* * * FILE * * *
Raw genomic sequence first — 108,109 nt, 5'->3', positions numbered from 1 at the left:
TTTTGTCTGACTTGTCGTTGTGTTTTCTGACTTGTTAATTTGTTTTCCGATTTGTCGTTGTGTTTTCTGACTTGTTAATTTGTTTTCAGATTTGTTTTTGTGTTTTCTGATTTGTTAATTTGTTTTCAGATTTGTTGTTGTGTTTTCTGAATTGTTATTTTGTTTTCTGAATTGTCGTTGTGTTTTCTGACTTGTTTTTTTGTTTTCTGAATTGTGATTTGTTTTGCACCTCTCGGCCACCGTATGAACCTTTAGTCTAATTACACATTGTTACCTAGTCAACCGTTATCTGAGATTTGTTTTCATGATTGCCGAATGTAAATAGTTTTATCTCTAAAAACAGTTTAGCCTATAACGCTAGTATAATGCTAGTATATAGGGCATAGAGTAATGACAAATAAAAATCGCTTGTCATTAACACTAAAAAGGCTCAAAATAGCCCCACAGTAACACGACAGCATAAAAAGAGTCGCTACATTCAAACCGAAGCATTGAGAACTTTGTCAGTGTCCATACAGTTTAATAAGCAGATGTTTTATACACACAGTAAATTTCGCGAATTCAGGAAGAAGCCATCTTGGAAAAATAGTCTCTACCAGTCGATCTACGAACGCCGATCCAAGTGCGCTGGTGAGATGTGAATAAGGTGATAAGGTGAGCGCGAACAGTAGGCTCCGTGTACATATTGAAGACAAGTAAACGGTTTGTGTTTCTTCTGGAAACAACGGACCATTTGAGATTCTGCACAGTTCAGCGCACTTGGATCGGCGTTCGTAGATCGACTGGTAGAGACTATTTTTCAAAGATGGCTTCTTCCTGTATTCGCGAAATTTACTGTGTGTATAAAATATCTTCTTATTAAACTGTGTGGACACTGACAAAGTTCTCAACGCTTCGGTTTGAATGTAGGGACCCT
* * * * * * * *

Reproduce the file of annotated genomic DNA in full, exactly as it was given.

Raw genomic sequence first — 108,109 nt, 5'->3', positions numbered from 1 at the left:
TTTTGTCTGACTTGTCGTTGTGTTTTCTGACTTGTTAATTTGTTTTCCGATTTGTCGTTGTGTTTTCTGACTTGTTAATTTGTTTTCAGATTTGTTTTTGTGTTTTCTGATTTGTTAATTTGTTTTCAGATTTGTTGTTGTGTTTTCTGAATTGTTATTTTGTTTTCTGAATTGTCGTTGTGTTTTCTGACTTGTTTTTTTGTTTTCTGAATTGTGATTTGTTTTGCACCTCTCGGCCACCGTATGAACCTTTAGTCTAATTACACATTGTTACCTAGTCAACCGTTATCTGAGATTTGTTTTCATGATTGCCGAATGTAAATAGTTTTATCTCTAAAAACAGTTTAGCCTATAACGCTAGTATAATGCTAGTATATAGGGCATAGAGTAATGACAAATAAAAATCGCTTGTCATTAACACTAAAAAGGCTCAAAATAGCCCCACAGTAACACGACAGCATAAAAAGAGTCGCTACATTCAAACCGAAGCATTGAGAACTTTGTCAGTGTCCATACAGTTTAATAAGCAGATGTTTTATACACACAGTAAATTTCGCGAATTCAGGAAGAAGCCATCTTGGAAAAATAGTCTCTACCAGTCGATCTACGAACGCCGATCCAAGTGCGCTGGTGAGATGTGAATAAGGTGATAAGGTGAGCGCGAACAGTAGGCTCCGTGTACATATTGAAGACAAGTAAACGGTTTGTGTTTCTTCTGGAAACAACGGACCATTTGAGATTCTGCACAGTTCAGCGCACTTGGATCGGCGTTCGTAGATCGACTGGTAGAGACTATTTTTCAAAGATGGCTTCTTCCTGTATTCGCGAAATTTACTGTGTGTATAAAATATCTTCTTATTAAACTGTGTGGACACTGACAAAGTTCTCAACGCTTCGGTTTGAATGTAGGGACCCT